Q I’m a single, healthy, female non-smoker, age 26, living in Tennessee. According to the HealthCare.gov cost calculator, with a income of only $8,000 a year I won’t qualify for a subsidy to buy health insurance. How does that make any financial sense?
A It doesn't! That is why the health reform law as originally written expanded Medicaid, the venerable government-run health insurance program for low-income families and disabled people, to cover everyone with an income below 133% of the federal poverty level, which includes you.
But in its 2012 ruling on the constitutionality of the new health care law, the U.S. Supreme Court gave states the option of not expanding Medicaid, and Tennessee was one of the several dozen states that decided against it.
However, the rest of the law was left untouched. Including, unfortunately, the income ranges that determine eligibility for financial help to lower the cost of premiums for private insurance. Because the original idea was to put all low-income households on Medicaid, the law confers subsidies only on households with incomes of between 100% and 400% of the federal poverty level. In states that aren't expanding Medicaid, this has created a "coverage gap" for people like you, who make too little to qualify for a subsidy but don’t fall into a category that’s already eligible for Medicaid. To fix this would require an act of Congress, which is unlikely given the current state of Washington politics.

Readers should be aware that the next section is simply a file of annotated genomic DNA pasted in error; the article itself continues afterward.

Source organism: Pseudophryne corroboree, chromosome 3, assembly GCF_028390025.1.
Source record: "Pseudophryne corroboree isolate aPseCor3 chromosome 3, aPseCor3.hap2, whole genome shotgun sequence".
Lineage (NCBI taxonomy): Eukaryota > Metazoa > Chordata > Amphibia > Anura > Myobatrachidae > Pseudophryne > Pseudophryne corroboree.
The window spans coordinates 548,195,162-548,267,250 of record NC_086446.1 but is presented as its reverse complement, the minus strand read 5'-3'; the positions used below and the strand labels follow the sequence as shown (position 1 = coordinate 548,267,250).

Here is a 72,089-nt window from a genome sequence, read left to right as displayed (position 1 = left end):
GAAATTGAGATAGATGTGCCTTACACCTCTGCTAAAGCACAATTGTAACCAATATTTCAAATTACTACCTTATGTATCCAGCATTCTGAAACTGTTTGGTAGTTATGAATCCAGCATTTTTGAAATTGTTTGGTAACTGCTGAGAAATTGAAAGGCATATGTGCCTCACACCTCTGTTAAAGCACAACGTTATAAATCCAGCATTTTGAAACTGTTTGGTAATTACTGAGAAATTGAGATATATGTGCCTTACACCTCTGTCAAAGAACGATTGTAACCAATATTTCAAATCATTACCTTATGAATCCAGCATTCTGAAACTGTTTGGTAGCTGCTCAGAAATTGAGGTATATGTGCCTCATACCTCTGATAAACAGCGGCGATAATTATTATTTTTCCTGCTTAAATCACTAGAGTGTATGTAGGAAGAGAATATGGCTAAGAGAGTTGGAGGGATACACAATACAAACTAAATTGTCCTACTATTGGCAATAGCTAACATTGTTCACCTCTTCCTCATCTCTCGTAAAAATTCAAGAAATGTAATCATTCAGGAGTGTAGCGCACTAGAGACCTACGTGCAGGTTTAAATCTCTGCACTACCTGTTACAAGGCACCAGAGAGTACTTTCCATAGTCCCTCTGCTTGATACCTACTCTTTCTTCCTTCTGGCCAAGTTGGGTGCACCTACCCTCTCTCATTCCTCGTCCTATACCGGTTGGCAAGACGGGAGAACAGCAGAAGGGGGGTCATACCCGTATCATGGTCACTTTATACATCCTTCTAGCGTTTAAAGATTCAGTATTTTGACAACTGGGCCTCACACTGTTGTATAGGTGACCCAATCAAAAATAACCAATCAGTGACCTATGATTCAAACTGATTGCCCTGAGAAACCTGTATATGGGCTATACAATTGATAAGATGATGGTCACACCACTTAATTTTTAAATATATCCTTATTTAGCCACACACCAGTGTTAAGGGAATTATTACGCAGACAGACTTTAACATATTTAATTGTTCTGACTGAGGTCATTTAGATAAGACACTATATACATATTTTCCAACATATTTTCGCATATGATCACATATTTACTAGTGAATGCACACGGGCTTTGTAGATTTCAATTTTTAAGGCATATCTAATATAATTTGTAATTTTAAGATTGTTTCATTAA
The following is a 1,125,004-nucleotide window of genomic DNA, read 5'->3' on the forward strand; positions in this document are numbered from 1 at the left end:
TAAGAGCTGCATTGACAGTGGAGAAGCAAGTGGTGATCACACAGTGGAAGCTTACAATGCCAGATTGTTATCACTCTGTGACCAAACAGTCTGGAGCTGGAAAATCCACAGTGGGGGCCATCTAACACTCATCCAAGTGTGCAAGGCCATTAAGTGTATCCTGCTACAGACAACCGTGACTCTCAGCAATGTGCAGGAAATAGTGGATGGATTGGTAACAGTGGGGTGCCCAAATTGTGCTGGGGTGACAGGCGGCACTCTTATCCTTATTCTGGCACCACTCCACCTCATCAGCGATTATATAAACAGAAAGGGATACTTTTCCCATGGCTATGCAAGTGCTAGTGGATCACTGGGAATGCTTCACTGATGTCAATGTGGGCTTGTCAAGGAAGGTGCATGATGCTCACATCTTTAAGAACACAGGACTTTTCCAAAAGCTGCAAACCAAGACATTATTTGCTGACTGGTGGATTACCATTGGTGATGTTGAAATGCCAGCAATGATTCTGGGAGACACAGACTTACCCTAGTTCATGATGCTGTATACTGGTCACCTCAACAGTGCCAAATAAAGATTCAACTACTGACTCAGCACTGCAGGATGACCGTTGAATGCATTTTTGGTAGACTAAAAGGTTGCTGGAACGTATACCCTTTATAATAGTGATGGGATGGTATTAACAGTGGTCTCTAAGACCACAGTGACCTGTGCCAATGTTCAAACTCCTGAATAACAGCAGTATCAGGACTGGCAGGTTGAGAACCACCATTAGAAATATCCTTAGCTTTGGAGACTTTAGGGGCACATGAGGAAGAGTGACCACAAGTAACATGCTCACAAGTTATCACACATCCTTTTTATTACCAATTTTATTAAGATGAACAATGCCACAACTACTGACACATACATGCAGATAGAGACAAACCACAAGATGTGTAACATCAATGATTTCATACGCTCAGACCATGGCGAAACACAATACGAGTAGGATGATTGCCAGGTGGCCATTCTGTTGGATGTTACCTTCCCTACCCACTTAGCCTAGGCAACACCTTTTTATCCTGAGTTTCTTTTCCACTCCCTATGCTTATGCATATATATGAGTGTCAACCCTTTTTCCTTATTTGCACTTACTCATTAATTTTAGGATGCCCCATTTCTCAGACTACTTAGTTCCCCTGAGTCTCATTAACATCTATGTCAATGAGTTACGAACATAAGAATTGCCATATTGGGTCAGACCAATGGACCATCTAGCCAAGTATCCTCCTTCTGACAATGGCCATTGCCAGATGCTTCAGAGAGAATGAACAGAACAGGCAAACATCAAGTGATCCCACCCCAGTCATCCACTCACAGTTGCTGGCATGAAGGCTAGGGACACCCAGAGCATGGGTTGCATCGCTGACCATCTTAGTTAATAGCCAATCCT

So right now we are stuck with a two-tier system for the working poor. In states that are expanding Medicaid, they will enjoy free or nearly free health care. In states that aren't, they will remain uninsured and unable to get subsidies to buy private insurance. For a painful contrast you only need to look next door to Kentucky, which is expanding Medicaid. They've already enrolled more than 45,000 new people into the program.
The sad and frustrating thing is that states can expand Medicaid whenever they want to. What's more, that the federal government is picking up 100% of the cost for the first two years, and 90% after that, so it's a bargain for states. According to this recent report in the New York Times, your governor is trying to get expansion done but the state legislature is balking.
You might want to get in touch with your elected representatives to ask them why they think it's a good idea for low-income working people like yourself to remain uninsured.
Got a question for our health insurance expert? Ask it here; be sure to include the state you live in. And if you can't get enough health insurance news here, follow me on Twitter @NancyMetcalf.
Health reform countdown: We are doing an article a day on the new health care law until Jan. 1, 2014, when it takes full effect. (Read the previous posts in the series.) To get health insurance advice tailored to your situation, use our Health Law Helper, below.
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